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How to be Happy: 5 Surefire Ways to a Happier 2017

Posted on Jan 16, 2017 by Rupert Shanks

This Blue Monday you may be forgiven for feeling particularly bluesy. So let’s get practical about it with our How to be Happy: 5 Ways to Beat Blue Monday.

Political uncertainty, social divisions, climate concerns, the loss of cultural icons and the shrinking Toblerone. Life in 2016 could certainly have knocked some positivity out of you. How to be happy in 2017 may require a more conscious effort from each of us.

It’s something we’re all aiming at. Not necessarily the wide-eyed, transcendent joy of a toddler on Christmas morning. But we all want to be happy. Relatively happy, most of the time. But how good are we really in knowing how to be happy? And then putting what we know into action? On that thought, we’ve collated some research and our own ideas into a practical list to improve happiness.

1. Help nature do its thing


Dipping the feet at the edge of Loch Lomond walking the West Highland Way.

We all know that clean air and sunshine is good for our health. But there’s increasing evidence of deeper health benefits from time spent in wild places. ‘Forest Bathing’ was coined in Japan. It’s based on research that spending time in nature increases mental wellbeing by reducing stress and lowering blood pressure. Since then this practice has led to a variety of supporting evidence.

Research from the Cognition and Neural Science at the University of Utah shows that creativity can be enhanced by spending time in nature. As our minds escape the suppressive process of trying to multi-task, our powers of creativity can increase by up to 50%. As the machines start replacing all our jobs, creativity will be increasingly valuable. (Sorry, lets just keep things positive!).

“Thousands of tired, nerve-shaken, over-civilized people are beginning to find out that going to the mountains is going home; that wildness is a necessity” – John Muir.

Studies have shown that volunteering not only can benefit mental health but also boost physical wellbeing. Volunteers can expect to feel more socially connected, happier and also live longer. So if you want a double whammy of feelgood activity (and the associated smug points), why not volunteer with a conservation charity? Our friends at Trees for Life and the John Muir Trust offer a variety of volunteering projects in remote, beautiful places.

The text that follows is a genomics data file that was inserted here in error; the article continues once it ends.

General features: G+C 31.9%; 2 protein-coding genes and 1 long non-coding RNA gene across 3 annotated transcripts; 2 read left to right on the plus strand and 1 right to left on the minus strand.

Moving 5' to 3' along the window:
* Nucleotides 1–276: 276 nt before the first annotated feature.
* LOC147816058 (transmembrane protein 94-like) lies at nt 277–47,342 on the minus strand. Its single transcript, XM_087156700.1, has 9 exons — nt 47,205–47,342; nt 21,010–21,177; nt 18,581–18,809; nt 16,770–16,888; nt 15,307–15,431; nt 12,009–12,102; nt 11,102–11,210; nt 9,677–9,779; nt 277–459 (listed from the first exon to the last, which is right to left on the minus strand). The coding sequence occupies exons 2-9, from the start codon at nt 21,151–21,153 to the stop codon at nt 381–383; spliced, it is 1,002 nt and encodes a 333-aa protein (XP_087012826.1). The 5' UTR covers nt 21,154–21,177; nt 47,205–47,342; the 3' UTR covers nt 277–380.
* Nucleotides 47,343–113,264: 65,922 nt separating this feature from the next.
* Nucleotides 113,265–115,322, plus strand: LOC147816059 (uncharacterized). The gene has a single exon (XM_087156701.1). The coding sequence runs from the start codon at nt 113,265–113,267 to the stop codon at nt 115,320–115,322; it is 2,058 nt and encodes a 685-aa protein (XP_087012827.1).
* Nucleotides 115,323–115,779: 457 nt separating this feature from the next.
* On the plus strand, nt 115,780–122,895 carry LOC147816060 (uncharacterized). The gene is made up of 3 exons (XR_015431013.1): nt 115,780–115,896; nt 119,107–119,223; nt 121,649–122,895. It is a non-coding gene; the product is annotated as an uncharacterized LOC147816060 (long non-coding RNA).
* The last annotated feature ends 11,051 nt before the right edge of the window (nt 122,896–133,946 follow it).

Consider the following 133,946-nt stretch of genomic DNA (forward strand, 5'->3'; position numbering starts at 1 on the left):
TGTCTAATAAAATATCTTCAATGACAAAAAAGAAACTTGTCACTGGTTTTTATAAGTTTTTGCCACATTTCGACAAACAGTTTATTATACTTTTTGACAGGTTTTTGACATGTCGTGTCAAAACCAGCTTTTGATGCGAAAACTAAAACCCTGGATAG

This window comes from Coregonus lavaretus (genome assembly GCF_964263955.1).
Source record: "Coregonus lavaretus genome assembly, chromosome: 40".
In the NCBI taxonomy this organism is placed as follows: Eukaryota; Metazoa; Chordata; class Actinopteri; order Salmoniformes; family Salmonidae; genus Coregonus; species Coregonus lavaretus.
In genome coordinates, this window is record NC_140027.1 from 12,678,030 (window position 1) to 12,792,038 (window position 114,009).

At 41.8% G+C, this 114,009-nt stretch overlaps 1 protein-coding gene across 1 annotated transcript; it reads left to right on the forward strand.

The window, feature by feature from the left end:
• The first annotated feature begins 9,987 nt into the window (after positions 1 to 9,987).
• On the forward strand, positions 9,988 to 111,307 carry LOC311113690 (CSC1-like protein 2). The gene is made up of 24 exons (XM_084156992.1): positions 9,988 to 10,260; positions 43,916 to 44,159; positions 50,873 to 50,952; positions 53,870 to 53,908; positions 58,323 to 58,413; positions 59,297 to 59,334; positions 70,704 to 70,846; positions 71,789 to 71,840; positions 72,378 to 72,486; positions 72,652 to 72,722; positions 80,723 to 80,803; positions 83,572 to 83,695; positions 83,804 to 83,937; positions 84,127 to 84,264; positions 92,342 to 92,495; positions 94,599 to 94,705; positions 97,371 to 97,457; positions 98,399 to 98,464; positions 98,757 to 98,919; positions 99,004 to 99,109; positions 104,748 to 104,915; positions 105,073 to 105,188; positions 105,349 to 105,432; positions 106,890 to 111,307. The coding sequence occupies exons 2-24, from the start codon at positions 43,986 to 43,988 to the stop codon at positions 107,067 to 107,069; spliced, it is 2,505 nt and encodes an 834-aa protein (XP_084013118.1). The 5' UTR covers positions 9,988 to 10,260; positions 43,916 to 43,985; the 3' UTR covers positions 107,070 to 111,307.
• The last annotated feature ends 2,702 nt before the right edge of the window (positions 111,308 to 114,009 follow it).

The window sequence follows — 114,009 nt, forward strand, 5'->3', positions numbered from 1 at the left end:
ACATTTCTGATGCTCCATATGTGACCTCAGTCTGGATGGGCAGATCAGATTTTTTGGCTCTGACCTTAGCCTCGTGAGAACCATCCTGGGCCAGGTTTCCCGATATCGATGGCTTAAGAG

2. Do you want the good news or the bad news?

The 24 hour news cycle is still a recent phenomenon. Are we really able to process relentless news in a meaningful way? What now classifies as news anyway? A lot of modern news media is more about building the largest audience than being balanced or informative. Stoking up outrage, despair and anger seems to be a great way to do that. So it’s the negative and inflammatory stories that reach us the most.


Ancient Caledonian forest in the Cairngorms is gradually being regenerated. Credit : PTomkins / VisitScotland

Of course there are serious problems facing the world. But good things are happening too. The world’s carbon dioxide emissions have stabilised for the third year in a row. This is a big step towards what’s needed to tackle climate change. The amount of people living in extreme poverty has dropped by over 50% since 1990. There are issues around growing inequality. But this is still pretty amazing news!


3. Book that trip

Well it would be very remiss of us not to mention the incredible benefits of travel! Research has confirmed that travel does indeed improve our mental health and wellbeing. Travelling with loved ones can deepen our relationships as new shared experiences cement those connections.